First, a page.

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teenage son is overweight and doesn’t care

Teenage son is overweight and doesn’t care!

Dear Russell… Please can you help. My teenage son has changed so much. He has such a lack of focus and he has become very fat and what he eats is very unhealthy, he refuses anything that would be good for him. When I question him he says he doesn’t care that he’s overweight and that he loves junk food more than being healthy and fit! It is a very upsetting situation.

Hi there, thanks for getting in touch. It can be extremely concerning for a parent to watch their child gaining large amounts of weight over a relatively short period of time. It can also stir up a great deal of mixed emotions – I suspect you may even be blaming yourself?

On the face of it, some people may argue it’s as ‘simple’ as getting him active and sorting out his diet, but I suspect that there are actually several issues at play here. You say he has a lack of focus - I assume this is manifesting itself in a sense of lethargy about him and him not focusing on study or school work? How can I reasonably assume this? Well, I’ve worked with countless teenagers and this is not an uncommon position to say the least. However, I’d like to flip the lack of focus as being an effect and not the cause. By this I mean if his diet solely consists of junk food then I’m not surprised he’s got no energy! His bloated, unhealthy diet of junk is in effect starving him of energy and robbing him of his health. Hence this needs to be addressed.

As someone who works under the all-encompassing umbrella of ‘change’ I can attest to the adage that ‘it’s never too late’. Please bear in mind that your teen is, in effect, still very young, so there’s more than ample time for him to regain his focus and get back into shape. He is underdeveloped emotionally and he’s stuck in a rut. The cycle of junk food and inactivity is self-perpetuating – as he becomes bigger his desire for more and more calories increases, his ability to be active decreases and so it goes on until the net result is he could become very unwell.

Russell Hemmings ask the expert

You don’t mention his exact age but I do feel compelled to ask where is he getting the money to spend on only eating unhealthy junk food? I assume that all family meals at home cannot consist solely of junk food! So, he’s getting the resources to fuel his unhealthy addiction from somewhere. This is your first challenge; you need to curb his access to junk food funds. He will hate it of course, but you must hold firm to your actions. He clearly is not able to make sensible decisions for himself and you should not be complicit in allowing him to continue down that path. Family mealtimes must take center stage from now on – focus on health, taste and family togetherness.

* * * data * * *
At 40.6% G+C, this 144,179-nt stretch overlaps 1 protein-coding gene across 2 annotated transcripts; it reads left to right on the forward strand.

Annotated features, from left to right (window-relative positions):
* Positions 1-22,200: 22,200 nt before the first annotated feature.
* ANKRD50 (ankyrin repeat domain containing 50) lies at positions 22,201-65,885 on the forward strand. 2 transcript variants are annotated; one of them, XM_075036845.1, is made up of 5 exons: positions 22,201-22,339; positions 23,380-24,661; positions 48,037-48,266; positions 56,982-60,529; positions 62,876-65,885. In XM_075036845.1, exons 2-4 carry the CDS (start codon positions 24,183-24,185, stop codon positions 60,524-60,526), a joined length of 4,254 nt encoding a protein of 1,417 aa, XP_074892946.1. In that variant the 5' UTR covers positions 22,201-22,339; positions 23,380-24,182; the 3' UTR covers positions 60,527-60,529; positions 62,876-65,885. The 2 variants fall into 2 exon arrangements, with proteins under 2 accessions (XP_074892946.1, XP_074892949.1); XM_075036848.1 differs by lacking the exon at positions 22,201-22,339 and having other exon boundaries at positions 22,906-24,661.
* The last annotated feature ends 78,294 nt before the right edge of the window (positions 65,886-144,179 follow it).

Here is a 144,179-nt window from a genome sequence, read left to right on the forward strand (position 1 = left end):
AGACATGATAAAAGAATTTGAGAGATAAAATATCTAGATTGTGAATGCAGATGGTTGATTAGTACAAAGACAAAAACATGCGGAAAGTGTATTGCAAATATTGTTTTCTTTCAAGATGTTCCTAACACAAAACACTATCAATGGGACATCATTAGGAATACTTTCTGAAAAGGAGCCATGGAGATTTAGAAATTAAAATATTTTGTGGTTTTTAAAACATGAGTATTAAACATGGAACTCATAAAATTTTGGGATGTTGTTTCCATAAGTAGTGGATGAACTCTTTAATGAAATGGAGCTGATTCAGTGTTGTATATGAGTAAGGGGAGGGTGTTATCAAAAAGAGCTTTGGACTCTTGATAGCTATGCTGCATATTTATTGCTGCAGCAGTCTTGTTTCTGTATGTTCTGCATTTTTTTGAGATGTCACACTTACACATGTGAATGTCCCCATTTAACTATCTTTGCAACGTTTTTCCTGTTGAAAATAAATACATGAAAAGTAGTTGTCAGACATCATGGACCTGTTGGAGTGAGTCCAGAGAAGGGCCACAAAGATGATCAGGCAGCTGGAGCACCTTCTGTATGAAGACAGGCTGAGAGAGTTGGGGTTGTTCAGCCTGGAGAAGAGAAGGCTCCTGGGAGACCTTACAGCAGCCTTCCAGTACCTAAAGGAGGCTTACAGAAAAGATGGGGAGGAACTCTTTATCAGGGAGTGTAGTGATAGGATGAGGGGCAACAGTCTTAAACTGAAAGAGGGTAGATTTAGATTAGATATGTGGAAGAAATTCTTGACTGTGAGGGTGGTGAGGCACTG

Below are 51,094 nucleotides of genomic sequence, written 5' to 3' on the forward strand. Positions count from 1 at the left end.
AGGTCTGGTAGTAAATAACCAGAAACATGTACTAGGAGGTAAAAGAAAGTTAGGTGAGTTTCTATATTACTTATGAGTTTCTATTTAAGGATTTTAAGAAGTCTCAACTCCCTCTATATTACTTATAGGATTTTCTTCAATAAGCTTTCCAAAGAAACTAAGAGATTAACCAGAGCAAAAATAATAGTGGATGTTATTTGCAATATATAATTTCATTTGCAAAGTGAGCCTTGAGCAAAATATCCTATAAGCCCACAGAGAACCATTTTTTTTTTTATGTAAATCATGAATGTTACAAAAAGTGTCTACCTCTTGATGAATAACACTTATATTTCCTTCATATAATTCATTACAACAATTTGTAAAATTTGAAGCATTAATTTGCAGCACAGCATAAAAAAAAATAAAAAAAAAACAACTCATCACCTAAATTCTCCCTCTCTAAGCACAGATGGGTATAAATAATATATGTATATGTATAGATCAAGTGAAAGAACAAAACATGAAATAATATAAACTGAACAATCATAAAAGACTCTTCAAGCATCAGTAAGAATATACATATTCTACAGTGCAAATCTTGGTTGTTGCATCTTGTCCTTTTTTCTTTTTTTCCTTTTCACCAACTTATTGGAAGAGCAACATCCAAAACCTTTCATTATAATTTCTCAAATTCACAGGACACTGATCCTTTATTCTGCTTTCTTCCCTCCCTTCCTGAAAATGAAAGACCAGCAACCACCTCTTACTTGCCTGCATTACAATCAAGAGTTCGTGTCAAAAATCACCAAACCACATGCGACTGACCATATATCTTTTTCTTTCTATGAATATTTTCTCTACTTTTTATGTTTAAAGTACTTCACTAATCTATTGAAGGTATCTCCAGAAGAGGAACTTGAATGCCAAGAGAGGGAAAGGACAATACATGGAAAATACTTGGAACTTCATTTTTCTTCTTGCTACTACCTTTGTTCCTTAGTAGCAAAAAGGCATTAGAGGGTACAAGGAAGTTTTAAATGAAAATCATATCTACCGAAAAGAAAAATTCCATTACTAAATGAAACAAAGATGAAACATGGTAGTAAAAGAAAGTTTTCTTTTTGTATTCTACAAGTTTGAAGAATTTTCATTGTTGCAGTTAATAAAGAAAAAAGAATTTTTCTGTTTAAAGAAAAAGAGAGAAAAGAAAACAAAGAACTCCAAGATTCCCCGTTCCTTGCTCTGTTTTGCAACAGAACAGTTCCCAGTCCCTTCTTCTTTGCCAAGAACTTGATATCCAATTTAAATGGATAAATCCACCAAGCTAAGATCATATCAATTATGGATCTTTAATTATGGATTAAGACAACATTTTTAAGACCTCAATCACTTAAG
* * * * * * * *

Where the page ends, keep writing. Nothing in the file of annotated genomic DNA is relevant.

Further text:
His response to not caring about being overweight is sad and emotionally immature - of course he cares, and of course he’d rather be in a different situation. He just doesn’t know how to turn things around. He’s painted himself into a corner without an obvious escape route. In cases like this, his restricted diet is something he can control, therefore he must claim that he’s in control of the inevitable results.

You don’t mention if he’s got a wide group of friends or if he spends extended periods alone, maybe gaming? Often this isolating behavior is a factor for youngsters who live in an action-packed virtual world but do nothing but eat in the real world!

Your son is still very young, and at his age it’s very hard to visualise the long-term effects his lifestyle might be having on his body. As adults, most of us are able to make mature and informed judgements on whether or not we are enjoying food in ‘moderation’. For a teenager however, the consequences of overeating junk food can seem irrelevant and a lifetime away. Your son still has enough time to change his lifestyle and start making smarter choices with his diet. It’s a case of exercising more authority as a parent, and changing the way he sees food in general!

But before he can change his appearance, first he needs to change his attitude.

Russell is an expert in social anxiety, confidence, concentration, perfectionism, laziness, gadget addiction, study focus, procrastination and time management.

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